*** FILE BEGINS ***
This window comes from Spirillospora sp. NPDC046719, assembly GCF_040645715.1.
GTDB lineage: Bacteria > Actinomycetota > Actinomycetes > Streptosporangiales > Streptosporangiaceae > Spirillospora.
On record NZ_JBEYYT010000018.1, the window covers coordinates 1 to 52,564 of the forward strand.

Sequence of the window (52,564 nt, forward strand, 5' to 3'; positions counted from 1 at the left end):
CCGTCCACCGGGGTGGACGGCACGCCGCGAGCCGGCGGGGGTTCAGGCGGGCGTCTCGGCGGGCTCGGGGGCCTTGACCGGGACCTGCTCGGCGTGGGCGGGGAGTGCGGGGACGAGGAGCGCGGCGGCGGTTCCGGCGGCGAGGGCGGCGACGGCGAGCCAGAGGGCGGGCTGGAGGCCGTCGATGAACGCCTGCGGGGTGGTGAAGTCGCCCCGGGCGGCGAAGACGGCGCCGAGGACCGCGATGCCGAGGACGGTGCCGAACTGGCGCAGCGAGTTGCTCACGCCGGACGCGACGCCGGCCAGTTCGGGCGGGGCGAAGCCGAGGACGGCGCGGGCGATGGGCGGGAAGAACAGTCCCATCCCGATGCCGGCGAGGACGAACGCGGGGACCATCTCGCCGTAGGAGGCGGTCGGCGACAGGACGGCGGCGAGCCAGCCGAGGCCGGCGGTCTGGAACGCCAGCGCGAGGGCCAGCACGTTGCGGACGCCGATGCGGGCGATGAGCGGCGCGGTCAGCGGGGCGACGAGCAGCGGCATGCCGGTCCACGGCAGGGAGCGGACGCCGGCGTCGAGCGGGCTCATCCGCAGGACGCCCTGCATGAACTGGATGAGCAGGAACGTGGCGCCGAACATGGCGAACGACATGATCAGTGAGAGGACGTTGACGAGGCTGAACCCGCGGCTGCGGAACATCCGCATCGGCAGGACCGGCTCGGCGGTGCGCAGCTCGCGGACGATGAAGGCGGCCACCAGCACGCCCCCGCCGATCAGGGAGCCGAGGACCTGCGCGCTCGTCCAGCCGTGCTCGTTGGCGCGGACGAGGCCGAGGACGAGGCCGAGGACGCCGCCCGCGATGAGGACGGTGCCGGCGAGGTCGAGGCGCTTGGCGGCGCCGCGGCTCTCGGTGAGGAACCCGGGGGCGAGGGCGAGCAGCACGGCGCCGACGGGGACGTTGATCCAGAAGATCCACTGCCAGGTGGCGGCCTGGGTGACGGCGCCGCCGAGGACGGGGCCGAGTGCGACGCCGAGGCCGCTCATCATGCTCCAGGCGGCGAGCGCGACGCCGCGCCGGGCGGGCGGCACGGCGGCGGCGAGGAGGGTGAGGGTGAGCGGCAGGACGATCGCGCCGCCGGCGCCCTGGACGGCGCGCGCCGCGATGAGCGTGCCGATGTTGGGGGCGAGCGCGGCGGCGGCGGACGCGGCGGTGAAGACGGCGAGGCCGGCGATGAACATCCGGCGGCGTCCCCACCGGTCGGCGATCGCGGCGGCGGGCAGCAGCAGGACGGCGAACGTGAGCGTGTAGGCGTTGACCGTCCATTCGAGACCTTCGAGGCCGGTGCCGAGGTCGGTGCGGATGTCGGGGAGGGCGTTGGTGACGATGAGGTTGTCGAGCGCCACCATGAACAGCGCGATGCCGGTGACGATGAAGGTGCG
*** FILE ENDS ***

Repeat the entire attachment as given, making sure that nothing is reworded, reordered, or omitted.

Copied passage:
This window comes from Spirillospora sp. NPDC046719, assembly GCF_040645715.1.
GTDB lineage: Bacteria > Actinomycetota > Actinomycetes > Streptosporangiales > Streptosporangiaceae > Spirillospora.
On record NZ_JBEYYT010000018.1, the window covers coordinates 1 to 52,564 of the forward strand.

Sequence of the window (52,564 nt, forward strand, 5' to 3'; positions counted from 1 at the left end):
CCGTCCACCGGGGTGGACGGCACGCCGCGAGCCGGCGGGGGTTCAGGCGGGCGTCTCGGCGGGCTCGGGGGCCTTGACCGGGACCTGCTCGGCGTGGGCGGGGAGTGCGGGGACGAGGAGCGCGGCGGCGGTTCCGGCGGCGAGGGCGGCGACGGCGAGCCAGAGGGCGGGCTGGAGGCCGTCGATGAACGCCTGCGGGGTGGTGAAGTCGCCCCGGGCGGCGAAGACGGCGCCGAGGACCGCGATGCCGAGGACGGTGCCGAACTGGCGCAGCGAGTTGCTCACGCCGGACGCGACGCCGGCCAGTTCGGGCGGGGCGAAGCCGAGGACGGCGCGGGCGATGGGCGGGAAGAACAGTCCCATCCCGATGCCGGCGAGGACGAACGCGGGGACCATCTCGCCGTAGGAGGCGGTCGGCGACAGGACGGCGGCGAGCCAGCCGAGGCCGGCGGTCTGGAACGCCAGCGCGAGGGCCAGCACGTTGCGGACGCCGATGCGGGCGATGAGCGGCGCGGTCAGCGGGGCGACGAGCAGCGGCATGCCGGTCCACGGCAGGGAGCGGACGCCGGCGTCGAGCGGGCTCATCCGCAGGACGCCCTGCATGAACTGGATGAGCAGGAACGTGGCGCCGAACATGGCGAACGACATGATCAGTGAGAGGACGTTGACGAGGCTGAACCCGCGGCTGCGGAACATCCGCATCGGCAGGACCGGCTCGGCGGTGCGCAGCTCGCGGACGATGAAGGCGGCCACCAGCACGCCCCCGCCGATCAGGGAGCCGAGGACCTGCGCGCTCGTCCAGCCGTGCTCGTTGGCGCGGACGAGGCCGAGGACGAGGCCGAGGACGCCGCCCGCGATGAGGACGGTGCCGGCGAGGTCGAGGCGCTTGGCGGCGCCGCGGCTCTCGGTGAGGAACCCGGGGGCGAGGGCGAGCAGCACGGCGCCGACGGGGACGTTGATCCAGAAGATCCACTGCCAGGTGGCGGCCTGGGTGACGGCGCCGCCGAGGACGGGGCCGAGTGCGACGCCGAGGCCGCTCATCATGCTCCAGGCGGCGAGCGCGACGCCGCGCCGGGCGGGCGGCACGGCGGCGGCGAGGAGGGTGAGGGTGAGCGGCAGGACGATCGCGCCGCCGGCGCCCTGGACGGCGCGCGCCGCGATGAGCGTGCCGATGTTGGGGGCGAGCGCGGCGGCGGCGGACGCGGCGGTGAAGACGGCGAGGCCGGCGATGAACATCCGGCGGCGTCCCCACCGGTCGGCGATCGCGGCGGCGGGCAGCAGCAGGACGGCGAACGTGAGCGTGTAGGCGTTGACCGTCCATTCGAGACCTTCGAGGCCGGTGCCGAGGTCGGTGCGGATGTCGGGGAGGGCGTTGGTGACGATGAGGTTGTCGAGCGCCACCATGAACAGCGCGATGCCGGTGACGATGAAGGTGCG